Travel has given a whole new meaning for three families who volunteer, trading posh hotel stays and theme parks for mission trips in far-flung corners of the world.
A holiday for good
Dr Claudine Pang, 38, is a consultant ophthalmologist and medical director at Asia Retina Eye Surgery Centre, and Aaron Tan, 38, is lead data architect at Singapore Exchange. They have two kids, Nathanael, six, and Sophie, three.
As a young doctor, helping the less fortunate who have no access to medical care has always been on the forefront of Dr Claudine Pang’s mind. It was also one of the reasons she pursued a medical degree.
Armed with her medical skills and knowledge, the 38-year-old ophthalmologist has volunteered in rural areas in Sri Lanka, China and Cambodia, where she conducts eye health screenings, treats eye diseases and performs sight-saving cataract surgery.
Now a mum of two kids aged six and three, Dr Pang hopes that her passion for overseas mission volunteer work will rub off on her little ones. She recently started a private practice at Paragon Medical Suites and will be volunteering her time overseas more regularly.
“I’ve always returned home enriched by these experiences, and the acute awareness that there are much more important issues in life, apart from those we face at home. I hope to inculcate this habit of volunteering in my children from a young age so that they may appreciate the meaning behind it and grow up to do the same on their own accord,” says Dr Pang, medical director of Asia Retina Eye Surgery Centre.
For a start, she took her kids to Siem Reap, Cambodia, in March. They were among the eight families who participated in the Holiday for Hope programme, a pilot project between Operation Hope Foundation and social enterprise Crib Society that aims to help charities become sustainable by enabling them to raise their own long-term fundraising capabilities.
There, they distributed clothes and shoes to students from a local primary school and interacted with them. Donor families contribute funds that go towards building a well, toilets, electrical wiring which will help enable digital learning, as well as a playground for the school, which houses nearly 300 children between the ages of four and 12.
Dr Pang shares that she was motivated to personally deliver the clothes and shoes, which she gathered via a donation drive, to the village after learning that the local children usually go barefoot and that donations sent by sea or air freight may be hijacked by corrupt officials.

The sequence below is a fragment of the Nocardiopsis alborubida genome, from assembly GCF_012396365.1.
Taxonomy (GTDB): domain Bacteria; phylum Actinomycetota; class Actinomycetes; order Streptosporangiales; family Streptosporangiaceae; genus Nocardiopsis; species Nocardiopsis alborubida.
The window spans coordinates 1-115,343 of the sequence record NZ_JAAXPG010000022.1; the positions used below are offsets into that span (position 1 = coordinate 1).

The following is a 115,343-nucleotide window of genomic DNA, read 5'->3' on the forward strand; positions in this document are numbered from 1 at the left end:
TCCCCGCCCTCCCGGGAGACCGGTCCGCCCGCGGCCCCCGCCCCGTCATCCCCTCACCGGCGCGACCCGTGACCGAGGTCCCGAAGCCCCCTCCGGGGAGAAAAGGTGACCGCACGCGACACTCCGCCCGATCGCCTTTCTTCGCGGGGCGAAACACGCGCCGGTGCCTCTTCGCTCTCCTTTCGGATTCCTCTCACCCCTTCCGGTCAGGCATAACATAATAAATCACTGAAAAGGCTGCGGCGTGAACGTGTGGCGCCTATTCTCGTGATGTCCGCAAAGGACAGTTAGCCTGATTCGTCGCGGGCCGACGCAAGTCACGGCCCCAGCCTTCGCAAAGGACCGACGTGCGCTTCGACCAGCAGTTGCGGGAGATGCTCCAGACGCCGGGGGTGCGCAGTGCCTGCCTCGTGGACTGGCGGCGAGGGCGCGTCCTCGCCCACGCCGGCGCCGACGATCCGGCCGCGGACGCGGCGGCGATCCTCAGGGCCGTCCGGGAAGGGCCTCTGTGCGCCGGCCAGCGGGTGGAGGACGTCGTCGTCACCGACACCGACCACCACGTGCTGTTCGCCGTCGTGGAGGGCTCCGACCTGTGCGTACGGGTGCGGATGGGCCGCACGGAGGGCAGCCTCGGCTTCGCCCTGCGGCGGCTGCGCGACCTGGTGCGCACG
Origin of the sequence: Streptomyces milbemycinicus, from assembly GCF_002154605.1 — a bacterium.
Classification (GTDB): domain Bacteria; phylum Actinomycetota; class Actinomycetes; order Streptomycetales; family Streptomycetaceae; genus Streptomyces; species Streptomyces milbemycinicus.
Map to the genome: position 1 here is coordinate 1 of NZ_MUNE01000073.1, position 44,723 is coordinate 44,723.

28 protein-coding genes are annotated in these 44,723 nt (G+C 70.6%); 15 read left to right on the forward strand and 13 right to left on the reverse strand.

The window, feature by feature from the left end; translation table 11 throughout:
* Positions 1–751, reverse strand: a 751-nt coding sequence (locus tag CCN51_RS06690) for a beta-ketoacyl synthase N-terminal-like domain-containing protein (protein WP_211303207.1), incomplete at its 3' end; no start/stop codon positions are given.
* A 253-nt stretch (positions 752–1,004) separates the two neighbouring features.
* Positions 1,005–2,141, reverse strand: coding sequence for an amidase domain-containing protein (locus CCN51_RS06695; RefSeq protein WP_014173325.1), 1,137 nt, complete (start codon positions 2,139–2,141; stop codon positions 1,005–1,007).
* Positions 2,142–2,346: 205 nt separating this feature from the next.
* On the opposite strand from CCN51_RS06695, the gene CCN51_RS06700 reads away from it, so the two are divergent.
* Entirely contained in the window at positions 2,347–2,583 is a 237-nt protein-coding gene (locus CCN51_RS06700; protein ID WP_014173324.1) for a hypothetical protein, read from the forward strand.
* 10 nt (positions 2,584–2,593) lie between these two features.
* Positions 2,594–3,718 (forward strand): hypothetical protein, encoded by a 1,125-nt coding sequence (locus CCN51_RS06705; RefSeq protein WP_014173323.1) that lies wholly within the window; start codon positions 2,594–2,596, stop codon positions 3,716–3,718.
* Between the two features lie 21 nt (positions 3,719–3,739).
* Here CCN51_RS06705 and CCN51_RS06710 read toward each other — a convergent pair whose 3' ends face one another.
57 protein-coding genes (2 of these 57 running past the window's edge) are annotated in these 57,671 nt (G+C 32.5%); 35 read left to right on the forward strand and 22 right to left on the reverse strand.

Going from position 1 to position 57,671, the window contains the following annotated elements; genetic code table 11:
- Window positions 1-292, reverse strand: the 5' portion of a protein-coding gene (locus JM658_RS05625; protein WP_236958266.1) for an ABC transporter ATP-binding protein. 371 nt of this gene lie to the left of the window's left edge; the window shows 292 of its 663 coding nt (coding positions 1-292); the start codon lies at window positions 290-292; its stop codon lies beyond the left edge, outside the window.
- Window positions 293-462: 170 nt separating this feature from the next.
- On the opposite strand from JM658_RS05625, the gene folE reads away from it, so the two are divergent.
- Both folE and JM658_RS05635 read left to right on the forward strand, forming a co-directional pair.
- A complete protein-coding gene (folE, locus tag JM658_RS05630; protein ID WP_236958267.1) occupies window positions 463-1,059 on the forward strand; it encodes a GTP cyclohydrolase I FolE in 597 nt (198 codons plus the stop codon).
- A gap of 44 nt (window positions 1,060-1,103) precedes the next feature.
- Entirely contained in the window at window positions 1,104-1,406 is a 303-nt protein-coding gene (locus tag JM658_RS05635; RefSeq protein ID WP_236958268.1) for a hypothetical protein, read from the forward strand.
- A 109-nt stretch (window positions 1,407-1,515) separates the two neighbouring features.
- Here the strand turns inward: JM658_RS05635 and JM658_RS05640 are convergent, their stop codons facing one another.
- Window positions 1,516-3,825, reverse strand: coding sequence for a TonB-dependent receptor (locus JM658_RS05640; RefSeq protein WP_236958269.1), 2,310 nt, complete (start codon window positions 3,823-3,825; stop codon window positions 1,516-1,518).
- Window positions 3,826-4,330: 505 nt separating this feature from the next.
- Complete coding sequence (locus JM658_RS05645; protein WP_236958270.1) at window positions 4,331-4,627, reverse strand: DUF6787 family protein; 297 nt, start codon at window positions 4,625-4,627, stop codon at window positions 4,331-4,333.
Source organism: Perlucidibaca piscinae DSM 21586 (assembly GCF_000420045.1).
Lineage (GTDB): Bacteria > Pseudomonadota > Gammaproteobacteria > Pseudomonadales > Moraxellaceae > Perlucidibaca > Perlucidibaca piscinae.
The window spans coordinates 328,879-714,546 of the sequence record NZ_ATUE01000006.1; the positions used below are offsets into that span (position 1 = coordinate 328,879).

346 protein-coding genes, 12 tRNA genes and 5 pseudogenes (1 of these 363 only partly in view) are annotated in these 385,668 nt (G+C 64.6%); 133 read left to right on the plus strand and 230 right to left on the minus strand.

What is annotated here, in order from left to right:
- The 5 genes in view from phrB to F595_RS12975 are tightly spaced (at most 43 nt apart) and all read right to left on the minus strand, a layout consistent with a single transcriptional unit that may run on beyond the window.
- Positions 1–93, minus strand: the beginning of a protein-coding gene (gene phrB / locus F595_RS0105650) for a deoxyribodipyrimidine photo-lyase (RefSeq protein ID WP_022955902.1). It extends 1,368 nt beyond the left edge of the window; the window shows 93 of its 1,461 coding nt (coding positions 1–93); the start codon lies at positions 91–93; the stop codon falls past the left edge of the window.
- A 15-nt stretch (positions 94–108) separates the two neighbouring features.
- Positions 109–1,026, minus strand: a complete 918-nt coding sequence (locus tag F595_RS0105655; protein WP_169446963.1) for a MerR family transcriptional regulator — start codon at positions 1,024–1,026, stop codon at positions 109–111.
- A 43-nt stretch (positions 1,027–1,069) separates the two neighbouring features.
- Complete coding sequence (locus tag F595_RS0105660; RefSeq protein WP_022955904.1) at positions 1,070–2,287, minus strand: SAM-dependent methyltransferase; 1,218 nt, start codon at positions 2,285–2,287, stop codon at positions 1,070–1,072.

“I got my kids involved in packing their own used clothes and shoes for the children. They were surprisingly very enthusiastic to donate their stuff and happy that they could contribute to the less fortunate,” she says.
Nathanael and Sophie took well to their new environment, although their grandparents and some friends initially expressed concerns about safety issues such as food-borne diseases, insect bites and political unrest.
“They were enthusiastic to see all the new sights. It was a real eye-opener for them because it looks nothing like what we are used to at home,” Dr Pang shares.
Besides seeing first-hand what a village house looked like, complete with farm animals, the children also tried food from street stalls, such as traditional sticky date rice and coconut juice straight from the husk, and hiked through the steep temple ruins at the Beng Malea temple, among other activities.
The most unforgettable part of the trip for her older child, Nathanael, was befriending one of the students, even though they do not speak the same language. “Just before he left, the girl said bye to him. He told me he liked her very much,” she says.
Dr Pang plans to have her kids travel with her for an upcoming medical mission to another village in Siem Reap in Cambodia at the end of the year, where she will perform cataract surgery and provide general eye screening for about 150 school children.
“I am thinking of bringing them so that they will be able to interact with the local school children there and help give out a pair of sunglasses for every child, which we managed to obtain through sponsorship from Essilor Vision Foundation,” she says.
The best bit about such trips for her is spending time with the family while doing something meaningful for someone else. She plans to organise more of such meaningful journeys for families in the future.